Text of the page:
ASUS P8P67 WS Revolution Overview
The P8P67 WS revolution is a very nice looking board. The PCB is black and you have blue and dark grey accents around the board. ASUS always knows how to make motherboards visually appealing. This is a full-sized ATX motherboard and it features a 2oz copper inner layer PCB design. The heatsinks on the board are not that flashy, but still look cool.
Starting up at the CPU bracket we can see that it is made by Lotes, as most of them have been on the P67 boards we have reviewed. Around the CPU socket are 3 heatsinks that are connected with a heatpipe. Here you can also see the Digi+ VRM design. The 16+2 digital architecture delivers twice the precision power, intelligently adjusting PWM voltage and frequency modulation with minimal power loss through BIOS tuning and exclusive user interface to increase over-clocking range while performance reaches its full potential. It also adjusts frequencies dynamically, cutting radiation interference by half to enhance system stability through enabling spread spectrum. You can also see the use of Solid CAP’s, which offer better electronic conductivity and a longer lifetime. At the top of the board you have the 8pin CPU power connector.
Moving over to the 4 memory slots they are color coded blue and dark grey for dual-channel setups. On thing you may notice is only the top of the slots have levers to release your memory, this is so if you have video cards installed you don’t need to remove them to access your memory. You can have a total of 32GB of DDR3 memory installed. Moving down there is a 4pin fan connector, USB 2.0 header, 4pin molex auxilery power conenctor, a 3pin fan connector, 24pin ATX power connector, the MemOK button and TPU switch. The MemOK button will set the correct voltage and timings for your memory so the system will boot. The TPU switch is ASUS’s instant overclocking system, it can either be enabled by this switch or in the software, which we will get into a little later in the review.
Moving down the board you have 8 SATA ports all of which are color coded. The 2 light grey ports are SATA 6GB/s ports. The 4 light blue ports are SATA 3GB/s ports. These 6 ports are controlled by the Intel P67 express chipset. The 2 dark blue ports are SATA 6GB/s ports and are controlled by the Marvell 9128 PCIe SATA6Gb/s controller. Moving down to the bottom of the board you have quite a few different connections. Moving from left to right you have the SPDIF_OUT header, firewire header, EPU switch, USB header, COM port, TPM header, a 4pin fan header, 2 USB ports, and your front panel headers. The TPM header is to be used with the included GP diagnostics card, which has an LED display for codes and a power and reset switch. On most workstation boards you will find USB ports directly on the board. This is for expensive programs that require dongles to run. This puts the dongles inside of the case for safety and convenience. This could also we used for a wireless dongle for a keyboard or mouse.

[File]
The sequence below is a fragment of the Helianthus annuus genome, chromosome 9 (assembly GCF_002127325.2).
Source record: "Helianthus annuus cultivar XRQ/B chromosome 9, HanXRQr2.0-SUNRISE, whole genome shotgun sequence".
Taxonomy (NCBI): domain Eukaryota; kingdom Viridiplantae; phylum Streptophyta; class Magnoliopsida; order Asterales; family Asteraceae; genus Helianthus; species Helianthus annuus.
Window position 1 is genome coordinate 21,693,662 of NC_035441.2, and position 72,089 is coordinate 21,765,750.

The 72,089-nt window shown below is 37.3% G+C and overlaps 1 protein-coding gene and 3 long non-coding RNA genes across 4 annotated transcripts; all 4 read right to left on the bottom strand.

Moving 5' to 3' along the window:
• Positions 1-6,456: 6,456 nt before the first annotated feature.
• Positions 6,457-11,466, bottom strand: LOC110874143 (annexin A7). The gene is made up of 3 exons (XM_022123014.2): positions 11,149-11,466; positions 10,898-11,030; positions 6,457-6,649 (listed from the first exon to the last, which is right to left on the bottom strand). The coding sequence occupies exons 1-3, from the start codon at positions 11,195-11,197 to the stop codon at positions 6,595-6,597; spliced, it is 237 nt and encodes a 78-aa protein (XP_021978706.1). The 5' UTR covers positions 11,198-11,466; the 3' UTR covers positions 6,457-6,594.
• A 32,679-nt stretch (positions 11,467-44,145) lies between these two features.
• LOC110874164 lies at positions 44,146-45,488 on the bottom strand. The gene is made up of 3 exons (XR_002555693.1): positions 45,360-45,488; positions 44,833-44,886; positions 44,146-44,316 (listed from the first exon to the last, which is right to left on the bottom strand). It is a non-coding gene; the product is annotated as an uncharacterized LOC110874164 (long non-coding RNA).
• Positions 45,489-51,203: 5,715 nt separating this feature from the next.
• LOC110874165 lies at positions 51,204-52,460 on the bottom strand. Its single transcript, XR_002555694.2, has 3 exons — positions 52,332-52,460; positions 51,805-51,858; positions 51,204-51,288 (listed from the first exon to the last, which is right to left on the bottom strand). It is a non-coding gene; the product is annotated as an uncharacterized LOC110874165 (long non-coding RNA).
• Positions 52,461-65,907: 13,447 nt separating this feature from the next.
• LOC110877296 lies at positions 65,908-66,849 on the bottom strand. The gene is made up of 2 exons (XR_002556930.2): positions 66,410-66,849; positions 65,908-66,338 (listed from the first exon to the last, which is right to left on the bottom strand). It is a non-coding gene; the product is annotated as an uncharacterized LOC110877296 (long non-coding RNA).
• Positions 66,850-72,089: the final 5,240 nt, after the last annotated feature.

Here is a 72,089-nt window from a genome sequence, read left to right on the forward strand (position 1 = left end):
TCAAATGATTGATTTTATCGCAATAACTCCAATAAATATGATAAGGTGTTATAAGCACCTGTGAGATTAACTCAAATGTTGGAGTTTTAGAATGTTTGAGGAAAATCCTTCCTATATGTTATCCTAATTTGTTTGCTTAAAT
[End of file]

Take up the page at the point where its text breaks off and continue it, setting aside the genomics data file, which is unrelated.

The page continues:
There are four x16 PCI-E slots and three x1 PCI-E slots. The thing that sets this board apart from many P67 boards is that it includes the NF200 chip. This chip allows the blue slots to use x16 lanes of bandwidth and the grey slots to use x8 lanes of bandwidth. So if you are using dual cards you are going to want to use the 2 blue slots. The PCI-E slots are nicely spaced out too for use of dual-slot cards. Looking at the I/O connections on the board starting from left to right you have the PS/2 keyboard and mouse connector, 4 USB 2.0 ports, coaxial and optical S/PDIF outputs, Gigabit ethernet port, 4 more USB ports, firewire, another Gigabit ethernet port, 2 USB 3.0 ports and 6 audio connections.
May 22, 2015 0
May 22, 2015 0
May 22, 2015 0